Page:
CLARKSBURG -- City Council discussed Thursday creating a formal policy regarding city employees who may be called to active military duty in the National Guard or Reserves.
Personnel Director James Marino told Council he put together a packet for the city's four employees who could be called up. The packet contains information on the responsibilities and obligations of the city and the employees.
Marino said he contacted city leaders in several other Class I and Class II cities, such as Wheeling, Bridgeport and Morgantown. He told Council the proposed Clarksburg policy closely mirrors other cities' policies, with one notable exception.
If the employee's salary will be lower when called to active duty, the city will pick up the difference, Marino said.
"We're the only city proposing to make up the shortfall," Marino said. "I think it's important to get a formal policy in place, so if they're called up, they'll know what their responsibilities are and what the city will do for them while they're gone."
Council agreed a policy was necessary, and Councilman Jim Hunt said he believed it was especially important for the city to provide the shortfall in salary.
"The only times they are called are in times of war or emergency," Hunt said. "I think it's the city's responsibility, like it or not, to share in the burden. It's not fair to employees who have taken it upon themselves to defend this country, for their families to have a lower standard of living because of it."
The policy will be on the agenda for the next City Council meeting, slated for Thursday.
City Council also discussed a request Thursday from Police Chief John Walker to rearrange the budget of the Police Fine Escrow Fund to free up about $16,000 to purchase a truck for the Special Response Team.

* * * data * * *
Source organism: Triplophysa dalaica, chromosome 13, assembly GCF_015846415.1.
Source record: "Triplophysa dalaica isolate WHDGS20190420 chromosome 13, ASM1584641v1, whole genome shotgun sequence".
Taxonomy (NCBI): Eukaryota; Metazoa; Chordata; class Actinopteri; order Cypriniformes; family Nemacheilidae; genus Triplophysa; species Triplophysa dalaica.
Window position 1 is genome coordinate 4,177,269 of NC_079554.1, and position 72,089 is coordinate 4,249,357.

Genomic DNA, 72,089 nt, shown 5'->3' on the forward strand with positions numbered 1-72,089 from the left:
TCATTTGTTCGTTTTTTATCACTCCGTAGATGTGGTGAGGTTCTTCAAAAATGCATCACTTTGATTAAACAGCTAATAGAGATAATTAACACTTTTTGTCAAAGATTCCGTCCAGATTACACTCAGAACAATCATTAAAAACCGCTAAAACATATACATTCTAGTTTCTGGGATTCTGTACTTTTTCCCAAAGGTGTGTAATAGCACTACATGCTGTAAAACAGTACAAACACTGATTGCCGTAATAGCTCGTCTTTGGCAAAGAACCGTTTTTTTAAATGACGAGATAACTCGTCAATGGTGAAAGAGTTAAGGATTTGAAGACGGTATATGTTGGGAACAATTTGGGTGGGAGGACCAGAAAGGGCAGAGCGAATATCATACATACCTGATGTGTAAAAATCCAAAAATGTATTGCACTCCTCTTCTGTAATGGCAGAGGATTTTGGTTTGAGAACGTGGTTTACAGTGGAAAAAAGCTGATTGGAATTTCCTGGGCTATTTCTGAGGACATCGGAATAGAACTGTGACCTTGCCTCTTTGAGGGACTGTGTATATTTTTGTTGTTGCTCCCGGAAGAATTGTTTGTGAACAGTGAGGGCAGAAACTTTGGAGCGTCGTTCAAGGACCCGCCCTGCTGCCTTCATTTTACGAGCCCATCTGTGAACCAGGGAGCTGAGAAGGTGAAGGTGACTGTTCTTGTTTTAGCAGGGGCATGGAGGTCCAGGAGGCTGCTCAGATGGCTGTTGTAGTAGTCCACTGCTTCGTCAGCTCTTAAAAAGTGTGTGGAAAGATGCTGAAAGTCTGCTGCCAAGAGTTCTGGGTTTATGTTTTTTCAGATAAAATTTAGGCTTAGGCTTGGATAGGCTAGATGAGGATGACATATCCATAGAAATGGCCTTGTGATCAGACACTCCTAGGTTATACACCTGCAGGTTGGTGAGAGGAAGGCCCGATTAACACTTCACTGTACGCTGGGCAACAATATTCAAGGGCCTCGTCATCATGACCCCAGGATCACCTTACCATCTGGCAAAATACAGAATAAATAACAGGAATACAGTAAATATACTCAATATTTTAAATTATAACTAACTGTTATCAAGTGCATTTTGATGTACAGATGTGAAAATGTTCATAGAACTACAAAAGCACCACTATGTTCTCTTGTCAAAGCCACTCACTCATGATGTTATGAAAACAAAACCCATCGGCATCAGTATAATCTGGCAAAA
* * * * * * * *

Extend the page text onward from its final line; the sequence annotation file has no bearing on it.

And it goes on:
The fund gets money from fines handed down by the police judge and is set aside for departmental use. Walker told council members he had gone through the budget and eliminated some items he did not believe would be necessary this year to purchase the truck.
Walker also requested that Council waive competitive bidding on the truck.
Walker said the truck will be multipurpose. Not only will the Special Response Team be able to use the truck to store equipment, but it can be used at DUI checkpoints and as a mobile command post, he said.
Hunt said he supported the idea, but cautioned that the city's fleet of vehicles may be getting too large.
"Things are cyclic, and there's going to come a time when we're going to have to make cutbacks," he said. "When that time comes, I don't want to have 10 special use vehicles sitting empty and police officers without cruisers."
The requests will be considered at the next City Council meeting.
Staff writer Jim Fisher can be reached at 626-1446 or by e-mail at email@example.com